When they followed their 12-4 record in 2018 by going 8-8 the next season, Pace and chairman George McCaskey insisted the roster was closer to the former than the latter. Even accepting that as a reasonable opinion, after going 8-8 again in 2020, it was inarguable that the Bears needed an overhaul.

Blowing up the roster at that point would’ve certainly set the Bears up for a nightmare season with a mountain of losses in 2021. But they arrived at that outcome anyway — only without the central benefits of freeing up salary-cap space and accumulating a stockpile of draft picks that would’ve come with intentionally sacrificing this season with an eye on the future.

Rather than shedding as much cap money as possible and trading away any players who could bring back draft capital, the Bears spent every dime they could and even kicked some money down the road.

And they do not have a first- or fourth-round pick this year, which will make the upcoming rebuild very difficult. They’re currently slotted for No. 8 overall, but that goes to the Giants as part of the trade to move up and draft quarterback Justin Fields.

The Bears would’ve been out of reach for the top five quarterbacks in the recent draft at No. 20 — another residual effect of their perpetual mediocrity. They were bad, but not bad enough to get an impactful draft pick out of it.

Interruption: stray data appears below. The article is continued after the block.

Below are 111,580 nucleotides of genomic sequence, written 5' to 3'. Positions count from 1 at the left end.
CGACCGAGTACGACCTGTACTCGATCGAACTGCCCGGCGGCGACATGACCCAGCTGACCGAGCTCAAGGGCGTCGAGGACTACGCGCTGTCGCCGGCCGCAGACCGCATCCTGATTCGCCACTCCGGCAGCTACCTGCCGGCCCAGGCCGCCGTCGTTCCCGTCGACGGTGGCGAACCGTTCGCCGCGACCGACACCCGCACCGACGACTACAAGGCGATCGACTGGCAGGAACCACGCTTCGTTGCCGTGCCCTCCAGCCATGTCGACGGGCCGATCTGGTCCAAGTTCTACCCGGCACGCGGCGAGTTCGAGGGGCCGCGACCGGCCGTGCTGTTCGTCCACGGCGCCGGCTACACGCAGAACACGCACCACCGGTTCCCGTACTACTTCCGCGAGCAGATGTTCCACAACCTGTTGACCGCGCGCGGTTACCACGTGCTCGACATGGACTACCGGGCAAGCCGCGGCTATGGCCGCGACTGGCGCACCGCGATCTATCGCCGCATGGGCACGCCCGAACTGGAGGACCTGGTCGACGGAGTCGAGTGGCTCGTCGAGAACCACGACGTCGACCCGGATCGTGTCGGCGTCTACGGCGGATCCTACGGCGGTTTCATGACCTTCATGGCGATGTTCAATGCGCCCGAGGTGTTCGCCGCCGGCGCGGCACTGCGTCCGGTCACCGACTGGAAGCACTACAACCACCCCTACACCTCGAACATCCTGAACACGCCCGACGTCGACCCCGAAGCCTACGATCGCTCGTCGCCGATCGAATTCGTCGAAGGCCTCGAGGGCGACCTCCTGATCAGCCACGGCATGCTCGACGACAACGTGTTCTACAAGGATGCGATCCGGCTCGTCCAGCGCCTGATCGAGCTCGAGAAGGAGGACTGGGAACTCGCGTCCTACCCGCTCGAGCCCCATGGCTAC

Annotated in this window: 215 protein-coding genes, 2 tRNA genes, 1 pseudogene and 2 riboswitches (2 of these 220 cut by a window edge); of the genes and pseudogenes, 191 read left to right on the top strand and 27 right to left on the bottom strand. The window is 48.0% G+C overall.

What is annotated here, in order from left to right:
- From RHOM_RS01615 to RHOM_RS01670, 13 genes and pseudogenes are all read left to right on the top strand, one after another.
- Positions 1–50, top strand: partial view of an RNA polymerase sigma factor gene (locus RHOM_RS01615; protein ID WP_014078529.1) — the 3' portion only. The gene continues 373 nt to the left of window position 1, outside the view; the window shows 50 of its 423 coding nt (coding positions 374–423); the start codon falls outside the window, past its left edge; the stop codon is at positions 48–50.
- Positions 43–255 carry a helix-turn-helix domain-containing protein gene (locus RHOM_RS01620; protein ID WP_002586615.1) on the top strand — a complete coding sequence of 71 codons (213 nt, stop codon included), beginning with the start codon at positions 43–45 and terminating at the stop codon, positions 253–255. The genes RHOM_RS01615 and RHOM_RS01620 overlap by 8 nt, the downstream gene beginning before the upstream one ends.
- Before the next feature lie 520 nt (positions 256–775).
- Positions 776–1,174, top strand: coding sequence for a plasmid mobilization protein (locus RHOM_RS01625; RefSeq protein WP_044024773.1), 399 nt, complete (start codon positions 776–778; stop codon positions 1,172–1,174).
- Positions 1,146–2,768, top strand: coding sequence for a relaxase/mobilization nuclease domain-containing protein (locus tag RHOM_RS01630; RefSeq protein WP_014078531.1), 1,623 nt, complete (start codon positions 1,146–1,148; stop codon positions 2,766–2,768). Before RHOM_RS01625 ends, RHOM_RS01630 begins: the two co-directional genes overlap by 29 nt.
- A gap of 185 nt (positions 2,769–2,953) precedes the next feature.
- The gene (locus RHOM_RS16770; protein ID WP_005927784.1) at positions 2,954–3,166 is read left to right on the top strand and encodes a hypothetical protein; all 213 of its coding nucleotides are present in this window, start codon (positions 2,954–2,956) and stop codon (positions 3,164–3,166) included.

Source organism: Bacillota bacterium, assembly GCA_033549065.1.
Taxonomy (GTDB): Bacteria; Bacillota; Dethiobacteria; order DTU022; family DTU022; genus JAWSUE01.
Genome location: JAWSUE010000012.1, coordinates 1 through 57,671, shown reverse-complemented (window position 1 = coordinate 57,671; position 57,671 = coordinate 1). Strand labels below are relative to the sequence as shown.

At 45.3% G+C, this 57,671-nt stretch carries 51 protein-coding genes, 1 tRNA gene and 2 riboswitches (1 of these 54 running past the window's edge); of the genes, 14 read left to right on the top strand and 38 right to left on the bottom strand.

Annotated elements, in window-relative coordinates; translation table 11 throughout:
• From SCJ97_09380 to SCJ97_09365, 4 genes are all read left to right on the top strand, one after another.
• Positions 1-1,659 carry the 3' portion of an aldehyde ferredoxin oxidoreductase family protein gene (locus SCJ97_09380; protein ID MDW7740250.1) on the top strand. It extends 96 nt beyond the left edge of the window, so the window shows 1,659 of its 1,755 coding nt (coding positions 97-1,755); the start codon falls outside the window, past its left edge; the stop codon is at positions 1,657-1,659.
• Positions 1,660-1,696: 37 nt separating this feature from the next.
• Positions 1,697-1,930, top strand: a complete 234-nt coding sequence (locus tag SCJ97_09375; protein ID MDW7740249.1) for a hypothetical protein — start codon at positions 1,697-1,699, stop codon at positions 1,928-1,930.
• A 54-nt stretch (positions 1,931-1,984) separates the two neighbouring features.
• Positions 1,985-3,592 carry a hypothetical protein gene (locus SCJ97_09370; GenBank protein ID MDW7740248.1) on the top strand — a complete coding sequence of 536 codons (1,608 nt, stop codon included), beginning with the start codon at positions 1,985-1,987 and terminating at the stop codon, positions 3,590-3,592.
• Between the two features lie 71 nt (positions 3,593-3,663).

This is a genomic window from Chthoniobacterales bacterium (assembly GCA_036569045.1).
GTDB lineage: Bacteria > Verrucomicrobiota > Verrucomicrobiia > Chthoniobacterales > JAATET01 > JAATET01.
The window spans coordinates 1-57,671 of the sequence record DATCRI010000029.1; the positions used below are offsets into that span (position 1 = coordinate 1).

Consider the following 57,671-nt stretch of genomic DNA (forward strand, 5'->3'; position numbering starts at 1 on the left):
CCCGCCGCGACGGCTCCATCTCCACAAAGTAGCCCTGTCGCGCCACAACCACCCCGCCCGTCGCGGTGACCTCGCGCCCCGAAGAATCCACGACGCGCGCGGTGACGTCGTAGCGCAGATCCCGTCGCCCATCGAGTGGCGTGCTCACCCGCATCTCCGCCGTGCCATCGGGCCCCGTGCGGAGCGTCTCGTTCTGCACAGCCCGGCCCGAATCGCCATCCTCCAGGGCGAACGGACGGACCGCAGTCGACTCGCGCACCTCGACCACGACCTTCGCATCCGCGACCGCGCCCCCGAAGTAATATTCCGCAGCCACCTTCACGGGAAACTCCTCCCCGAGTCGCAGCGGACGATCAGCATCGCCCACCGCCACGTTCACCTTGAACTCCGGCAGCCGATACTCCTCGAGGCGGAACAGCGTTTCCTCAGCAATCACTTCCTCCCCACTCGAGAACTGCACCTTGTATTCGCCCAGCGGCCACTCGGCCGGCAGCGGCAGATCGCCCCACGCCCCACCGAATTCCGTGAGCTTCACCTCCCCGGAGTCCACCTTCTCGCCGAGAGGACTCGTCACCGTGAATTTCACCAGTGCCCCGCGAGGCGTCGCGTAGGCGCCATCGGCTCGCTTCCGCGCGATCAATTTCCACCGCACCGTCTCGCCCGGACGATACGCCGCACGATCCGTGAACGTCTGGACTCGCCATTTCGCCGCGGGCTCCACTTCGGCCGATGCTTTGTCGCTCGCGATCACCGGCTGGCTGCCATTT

As for Nagy, he never delivered on the two projects the Bears hired him to accomplish: He did not install a functional offense, nor did he develop a quarterback. He left with a 34-31 regular-season record and sat 0-2 in the playoffs. The Bears scored 21 or fewer points in 33 of his 67 games overall.

As he exits, the most generous view of his effect on Fields is that he did more good than harm despite unnecessarily slowing his development from Day 1 and dedicating his first eight months on the job to learning an offense that he’ll hopefully never need again.

There were red flags on Nagy before and after Fields. He gave up play calling to offensive coordinator Bill Lazor each of the last two seasons, and the offense immediately made modest improvements. Nagy’s plans seemed to lack adjustments and innovation during games, and he made alarming repeat mistakes.

One of his biggest hang-ups was an aversion to running the ball. He set the Bears’ all-time record for fewest rushing attempts in a game with seven in a blowout loss to the Saints in 2020. Meanwhile, he called for 54 passes from fledgling Trubisky.

“I know we need to run the ball more,” he said then. “I’m not an idiot. I realize that. I totally understand that. You need to do it. I never go into a game saying I want to throw the ball 54 times. I would love to go into a game and say I want to run the ball 54 times. But that hasn’t happened. This is what I have to answer.”

He never had answers, though. For anything. And that was clear a long time ago, but McCaskey didn’t want to believe it.